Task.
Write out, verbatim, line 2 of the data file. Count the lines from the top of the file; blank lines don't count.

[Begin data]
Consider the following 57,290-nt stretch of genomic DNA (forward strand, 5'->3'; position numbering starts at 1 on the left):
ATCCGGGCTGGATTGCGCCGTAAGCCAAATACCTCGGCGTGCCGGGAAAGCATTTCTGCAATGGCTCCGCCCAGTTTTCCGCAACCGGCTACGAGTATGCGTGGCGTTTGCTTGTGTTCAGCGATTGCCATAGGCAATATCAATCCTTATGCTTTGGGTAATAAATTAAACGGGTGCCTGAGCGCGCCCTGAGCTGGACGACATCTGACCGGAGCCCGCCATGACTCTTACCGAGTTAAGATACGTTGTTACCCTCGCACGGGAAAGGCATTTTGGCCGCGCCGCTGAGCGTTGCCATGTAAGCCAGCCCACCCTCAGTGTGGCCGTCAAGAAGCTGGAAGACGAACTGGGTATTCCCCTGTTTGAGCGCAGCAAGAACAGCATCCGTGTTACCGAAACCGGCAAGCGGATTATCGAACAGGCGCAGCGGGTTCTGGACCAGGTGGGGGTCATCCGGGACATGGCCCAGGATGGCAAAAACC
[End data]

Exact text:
ATCCGGGCTGGATTGCGCCGTAAGCCAAATACCTCGGCGTGCCGGGAAAGCATTTCTGCAATGGCTCCGCCCAGTTTTCCGCAACCGGCTACGAGTATGCGTGGCGTTTGCTTGTGTTCAGCGATTGCCATAGGCAATATCAATCCTTATGCTTTGGGTAATAAATTAAACGGGTGCCTGAGCGCGCCCTGAGCTGGACGACATCTGACCGGAGCCCGCCATGACTCTTACCGAGTTAAGATACGTTGTTACCCTCGCACGGGAAAGGCATTTTGGCCGCGCCGCTGAGCGTTGCCATGTAAGCCAGCCCACCCTCAGTGTGGCCGTCAAGAAGCTGGAAGACGAACTGGGTATTCCCCTGTTTGAGCGCAGCAAGAACAGCATCCGTGTTACCGAAACCGGCAAGCGGATTATCGAACAGGCGCAGCGGGTTCTGGACCAGGTGGGGGTCATCCGGGACATGGCCCAGGATGGCAAAAACC